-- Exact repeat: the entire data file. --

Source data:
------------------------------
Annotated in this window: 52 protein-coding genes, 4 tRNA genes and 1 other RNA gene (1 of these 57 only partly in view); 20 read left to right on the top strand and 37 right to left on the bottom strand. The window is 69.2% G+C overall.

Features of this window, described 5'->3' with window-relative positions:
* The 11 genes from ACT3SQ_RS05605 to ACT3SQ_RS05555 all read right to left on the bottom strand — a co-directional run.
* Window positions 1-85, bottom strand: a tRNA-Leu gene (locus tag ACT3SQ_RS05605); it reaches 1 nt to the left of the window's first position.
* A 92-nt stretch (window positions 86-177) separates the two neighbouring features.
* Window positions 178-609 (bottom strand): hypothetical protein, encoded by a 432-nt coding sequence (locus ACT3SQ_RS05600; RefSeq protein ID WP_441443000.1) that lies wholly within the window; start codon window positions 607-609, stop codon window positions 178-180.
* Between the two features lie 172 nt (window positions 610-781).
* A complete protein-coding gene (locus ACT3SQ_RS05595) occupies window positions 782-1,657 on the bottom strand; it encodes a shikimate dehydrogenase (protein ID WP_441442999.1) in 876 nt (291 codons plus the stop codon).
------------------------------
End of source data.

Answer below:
Annotated in this window: 52 protein-coding genes, 4 tRNA genes and 1 other RNA gene (1 of these 57 only partly in view); 20 read left to right on the top strand and 37 right to left on the bottom strand. The window is 69.2% G+C overall.

Features of this window, described 5'->3' with window-relative positions:
* The 11 genes from ACT3SQ_RS05605 to ACT3SQ_RS05555 all read right to left on the bottom strand — a co-directional run.
* Window positions 1-85, bottom strand: a tRNA-Leu gene (locus tag ACT3SQ_RS05605); it reaches 1 nt to the left of the window's first position.
* A 92-nt stretch (window positions 86-177) separates the two neighbouring features.
* Window positions 178-609 (bottom strand): hypothetical protein, encoded by a 432-nt coding sequence (locus ACT3SQ_RS05600; RefSeq protein ID WP_441443000.1) that lies wholly within the window; start codon window positions 607-609, stop codon window positions 178-180.
* Between the two features lie 172 nt (window positions 610-781).
* A complete protein-coding gene (locus ACT3SQ_RS05595) occupies window positions 782-1,657 on the bottom strand; it encodes a shikimate dehydrogenase (protein ID WP_441442999.1) in 876 nt (291 codons plus the stop codon).